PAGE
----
26Macaulay Graddol 2010English is now seen as a ’basic skill’ which all children require if they are fully to participate in 21st century civil society…. It can now be used to communicate to people from almost any country in the world … We are fast moving into a world in which not to have English is to be marginalised and excluded.We have to educate a people who cannot at present be educated by means of their mother tongue. … the literature now extant … is of far greater value than all the literature which 300 years ago was extant in all the languages of the world together.Trevelyan p. 290; Graddol, p. 10
27denigrate and stigmatize the local Education in India is inadequate The British Council goal (Annual Report ): to ensure that English is used in every home in Indiadenigrate and stigmatize the localEducation in India is inadequateglorify one’s own culture and languageEnglish ‘a basic skill’, necessary for allRationalize the asymmetrical relationshipYou need British expertise to sort out Indian educational language learning problemsDavid Graddol, English next India, British Council 2010
28Current myths that Graddol draws on English as a ‘global’ languageEnglish ‘the language of business across Europe’Continental European universities are shifting from local languages to EnglishThere is a global consensus on how English should be learnedThe early start fallacy
29To give millions a knowledge of English GandhiTo give millions a knowledge of Englishis to enslave us.Gandhi 1908 v. Winston Churchill Harvard University, 6 September 1943
31EU, European integration: a Franco-German agenda, or …? The process of European integration might never have come about had it not been imposed on Europe by the Americans.Erik Holm, The European anarchy.Europe’s hard road into high politics.Copenhagen: Copenhagen Business School PressPascaline Winand, Eisenhower, Kennedy, and the United States of Europe. New York: St Martin’s Press.2007 EU-US summit endorsedthe Transatlantic Economic Integration Planand the coordination of foreign policy globally
32Diversity in what unity? The Union shall respect cultural,religious and linguistic diversity.Artícle 22, The Charter ofFondamental Rights of the European Union
33Emotional! Explosive!Es gibt in der EU kein emotionaleres Thema als Sprachen.Wilhelm Schönfelder, Head of Mission for Germany at the EU,cited in Süddeutsche Zeitung, 1 April 2005Un sujet qui peut être qualifié d’explosif en Europe.Pierre Lequiller, Président, réunion ouverte à l’ensemble des membres français du Parlement Européen, le 11 juin 2003.
34Linguistic unification of Europe? The most serious problem for the European Union is that it has so many languages, this preventing real integration and development of the Union. USA ambassador to Denmark, Mr Elton, 1997 English should be the sole official language of the European Union. Director, British Council, Germany, 26 February 2002, in Frankfurter Allgemeine Zeitung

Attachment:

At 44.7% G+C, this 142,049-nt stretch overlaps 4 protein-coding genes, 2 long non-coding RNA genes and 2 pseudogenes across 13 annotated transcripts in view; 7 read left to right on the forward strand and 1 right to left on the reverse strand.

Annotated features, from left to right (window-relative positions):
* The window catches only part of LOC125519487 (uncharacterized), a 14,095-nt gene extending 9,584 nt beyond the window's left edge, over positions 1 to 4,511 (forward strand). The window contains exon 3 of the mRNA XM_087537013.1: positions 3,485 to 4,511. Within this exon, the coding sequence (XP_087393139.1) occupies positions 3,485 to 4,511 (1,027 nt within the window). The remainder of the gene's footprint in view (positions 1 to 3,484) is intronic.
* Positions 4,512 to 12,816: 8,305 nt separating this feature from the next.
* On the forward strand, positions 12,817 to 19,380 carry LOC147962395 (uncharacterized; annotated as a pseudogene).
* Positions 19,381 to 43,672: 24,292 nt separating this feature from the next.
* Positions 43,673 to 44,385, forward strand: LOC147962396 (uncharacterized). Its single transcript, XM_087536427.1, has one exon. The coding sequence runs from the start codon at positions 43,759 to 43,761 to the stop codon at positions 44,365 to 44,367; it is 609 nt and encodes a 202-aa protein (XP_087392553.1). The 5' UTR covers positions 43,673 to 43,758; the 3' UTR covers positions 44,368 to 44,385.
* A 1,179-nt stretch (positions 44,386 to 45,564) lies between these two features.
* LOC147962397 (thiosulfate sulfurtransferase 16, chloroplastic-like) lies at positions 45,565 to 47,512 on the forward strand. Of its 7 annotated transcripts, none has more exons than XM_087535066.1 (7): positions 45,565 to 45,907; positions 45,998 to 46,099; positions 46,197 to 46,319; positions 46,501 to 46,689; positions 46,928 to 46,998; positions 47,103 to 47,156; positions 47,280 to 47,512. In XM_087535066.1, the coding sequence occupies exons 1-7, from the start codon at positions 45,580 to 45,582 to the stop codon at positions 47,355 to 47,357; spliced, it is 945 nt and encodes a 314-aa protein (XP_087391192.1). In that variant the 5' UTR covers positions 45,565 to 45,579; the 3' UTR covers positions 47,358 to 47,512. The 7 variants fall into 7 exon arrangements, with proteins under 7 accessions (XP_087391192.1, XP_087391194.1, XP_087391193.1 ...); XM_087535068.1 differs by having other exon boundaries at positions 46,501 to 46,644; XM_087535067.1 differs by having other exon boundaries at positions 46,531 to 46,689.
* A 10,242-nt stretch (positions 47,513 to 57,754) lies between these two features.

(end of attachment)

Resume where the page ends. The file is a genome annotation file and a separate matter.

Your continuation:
35learning one lingua franca alone is not enough EU Commission Promoting language learning and linguistic diversity: An Action Plan , 24 July 2003learning one lingua franca alone is not enoughEnglish alone is not enoughIn non-anglophone countries recent trends to provide teaching in English may have unforeseen consequences on the vitality of the national language.
36Fluidity in language policy in Europe unresolved tension between linguistic nationalism (monolingualism), EU institutional multilingualism, and English becoming dominant in the EUcompeting agendas at the European, state (national), and sub-statal levelsincreasing grassroots and elite bi- and multilingualism, except in the UK and among the older generation in demographically large EU countries,largely uncritical adoption of englishisation, lingua economica/americanarhetoric of language rights, some national and supranational implementation, and advocacy of linguistic diversity.
37The Bologna processtowards a single European higher education and research area by 2010implements structural synchronisation,endorses neoliberalism,advocates privatisation of university funding,wants accountability to the corporate world.The communiqués from the bi-annual meetings of Ministers of Higher Education and Research never refer to language policy. Implicitly this means that ’internationalisation’ is seen as ’English-medium higher education’.
38Nordic government policy: the parallel use of English and Nordic languages • that it be possible to use both the languages of the Nordic countries essential to society and English as languages of science• that the presentation of scientific results in the languages of the Nordic countries essential to society be rewarded• that instruction in scientific technical language, especially in written form, be given in both English and the languages of the Nordic countries essential to society• that universities, colleges, and other scientific institutions can develop long-range strategies for the choice of language, the parallel use of languages, language instruction, and translation grants within their fields …
39University of Helsinki language policy The language policy is in Finnish, Swedish, and English.… University Language Policy is based on the following strategic precepts:Languages are a resource within the academic community.The University’s bilingual and multilingual environment and internationalisation are sources of enrichment for all and are a necessity for the international comparability of its research performance.Language skills are a means to understanding foreign cultures and for making Finnish culture known to others. The university promotes the language proficiency of its students and staff as well as supports their knowledge of different cultures. Multilingual and multicultural communities promote creative thinking.
41Plan Confession – and let’s not be defensive Linguistic imperialism, approach, with examples of continuities in imperialist discourse over timeA historical perspectiveThe transition from colonial linguistic imperialism to contemporary linguistic neoimperialismEuropean Union language policyImplications for ‘international’ schools